Wood Veneer VS. Solid Wood

Wood has been used in construction for thousands of years. Architects and designers have created numerous ways to use wood in building materials, flooring, furnishing, wallcoverings and more using a wide range of trees, wood types and cuts. While other building materials have come and gone, none has had the continued popularity or sustainability of real wood.

Three types of wood are used today: solids, engineered panels and veneers. They each are used in specific applications and are used in certain jobs. When a log is felled, it’s processed into either solid lumber or thinner sheets called veneers. Any part of the log that can’t be used for veneer or lumber is processed into engineered panels of a similar size and thickness.

Solid Wood

Often considered the most highly prized form of wood, solid wood is considered both beautiful and durable. It tends to maintain its value over time and has an aesthetic appeal that creates a luxurious feeling. Because it’s made from real wood, each piece is unique. However, wood pieces also tend to be extremely heavy, and they can be especially susceptible to weather-related damage particularly in hot, dry or humid weather, which can lead to cracking and warping.


Much like solid pieces of wood, veneers are also made of real wood. Veneering dates back to Ancient Egypt, but today’s high-tech methods ensure that we get the most out of each log. To make veneer, the logs are sliced or peeled to create extremely thin layers of wood. The wood is then bonded to a thicker core, creating a product that is as beautiful and stronger than conventional wood. Because they’re bonded to secure backing, the veneer will not warp, crack or otherwise suffer from weather-related damage.

Engineered Panels and Wood Alternatives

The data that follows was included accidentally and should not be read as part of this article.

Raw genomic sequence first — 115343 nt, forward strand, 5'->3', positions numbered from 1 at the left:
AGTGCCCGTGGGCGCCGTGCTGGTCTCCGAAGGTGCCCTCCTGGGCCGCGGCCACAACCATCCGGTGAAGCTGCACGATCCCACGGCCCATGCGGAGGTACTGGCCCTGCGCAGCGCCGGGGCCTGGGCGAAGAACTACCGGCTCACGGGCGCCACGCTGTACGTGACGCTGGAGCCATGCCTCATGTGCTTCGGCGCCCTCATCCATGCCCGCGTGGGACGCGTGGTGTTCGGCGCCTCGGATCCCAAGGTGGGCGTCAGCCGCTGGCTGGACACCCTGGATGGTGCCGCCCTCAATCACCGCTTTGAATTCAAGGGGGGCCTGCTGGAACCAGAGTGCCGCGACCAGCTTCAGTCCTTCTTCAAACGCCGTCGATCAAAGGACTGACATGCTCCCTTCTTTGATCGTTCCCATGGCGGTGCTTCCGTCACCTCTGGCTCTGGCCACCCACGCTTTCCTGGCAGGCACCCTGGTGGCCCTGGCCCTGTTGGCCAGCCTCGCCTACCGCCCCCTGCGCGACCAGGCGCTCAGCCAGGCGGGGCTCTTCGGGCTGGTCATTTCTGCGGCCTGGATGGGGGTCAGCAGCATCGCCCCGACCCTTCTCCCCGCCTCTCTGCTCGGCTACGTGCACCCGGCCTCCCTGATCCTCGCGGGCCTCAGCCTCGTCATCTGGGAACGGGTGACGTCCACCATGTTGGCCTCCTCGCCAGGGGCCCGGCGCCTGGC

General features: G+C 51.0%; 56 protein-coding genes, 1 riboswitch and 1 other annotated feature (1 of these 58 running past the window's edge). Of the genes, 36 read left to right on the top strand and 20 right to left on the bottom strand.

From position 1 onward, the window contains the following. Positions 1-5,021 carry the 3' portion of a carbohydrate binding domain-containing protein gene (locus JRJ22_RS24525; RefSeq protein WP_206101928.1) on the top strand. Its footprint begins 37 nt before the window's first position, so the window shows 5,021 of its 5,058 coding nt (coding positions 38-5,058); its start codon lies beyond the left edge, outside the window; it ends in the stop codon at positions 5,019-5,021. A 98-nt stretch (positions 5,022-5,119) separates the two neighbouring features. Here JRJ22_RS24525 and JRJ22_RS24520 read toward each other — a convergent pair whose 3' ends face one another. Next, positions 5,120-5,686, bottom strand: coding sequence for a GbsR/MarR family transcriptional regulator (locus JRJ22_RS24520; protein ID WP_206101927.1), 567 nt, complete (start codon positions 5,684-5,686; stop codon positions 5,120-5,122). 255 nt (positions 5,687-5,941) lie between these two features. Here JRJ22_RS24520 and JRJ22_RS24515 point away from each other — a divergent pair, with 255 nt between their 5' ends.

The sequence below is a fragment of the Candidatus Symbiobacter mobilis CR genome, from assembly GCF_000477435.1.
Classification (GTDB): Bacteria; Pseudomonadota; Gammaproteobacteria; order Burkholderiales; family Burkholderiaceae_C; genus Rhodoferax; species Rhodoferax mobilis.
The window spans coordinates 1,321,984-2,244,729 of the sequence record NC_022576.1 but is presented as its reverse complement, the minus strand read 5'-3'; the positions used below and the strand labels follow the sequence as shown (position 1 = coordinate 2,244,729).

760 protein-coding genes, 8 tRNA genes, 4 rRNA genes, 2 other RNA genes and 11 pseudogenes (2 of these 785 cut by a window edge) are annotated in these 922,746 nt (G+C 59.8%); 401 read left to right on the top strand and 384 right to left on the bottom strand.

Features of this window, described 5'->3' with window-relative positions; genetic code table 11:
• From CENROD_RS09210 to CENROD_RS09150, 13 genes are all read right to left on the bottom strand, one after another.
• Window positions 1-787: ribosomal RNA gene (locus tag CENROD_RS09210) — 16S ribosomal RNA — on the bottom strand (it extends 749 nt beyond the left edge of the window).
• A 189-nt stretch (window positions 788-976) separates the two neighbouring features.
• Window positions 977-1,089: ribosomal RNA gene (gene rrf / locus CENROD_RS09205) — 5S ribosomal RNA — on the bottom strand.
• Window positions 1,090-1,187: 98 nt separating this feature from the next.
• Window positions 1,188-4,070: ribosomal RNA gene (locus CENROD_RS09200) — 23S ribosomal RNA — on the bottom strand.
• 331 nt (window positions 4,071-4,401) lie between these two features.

Engineered panels are inexpensive wood alternatives that help get the most out of each log and can act as a veneer substrate. Plywood and MDF are both examples of engineered panels, and they can be used in a variety of applications that require the strength of wood.

While both solid and veneer wood offer benefits and have some drawbacks, veneer tends to outshine the competition in a few ways. The most visually appealing logs tend to be used for veneer, enabling us to get more out of the log and extend the beauty. Veneer is also more environmentally friendly, requiring less wood for the same amount of product. Finally, real wood veneer is versatile. It can be used in reception areas, desks, columns, millwork, wallcoverings, flooring, ceilings and more for a turnkey decor solution.

About Jacaranda, Inc.

Jacaranda has mastered the art of wood veneer. For more than four decades, we’ve been offering fine wood veneer and wood-based products for wall, millwork, cabinetry and specialty applications. We offer more than 100 species, including rare and exotic recon species, and can dye, tint or stain your stain, bleach or dye most preferred species to match virtually any interior. We use a patented slicing process that increases the yield of each log by 300 percent, reducing the number of trees we need. Our SanFoot is available in a variety of styles and patterns and is so flexible that it can be applied to curves, corners and columns. Contact Jacaranda today to learn more about our real wood veneer or to schedule an appointment with us.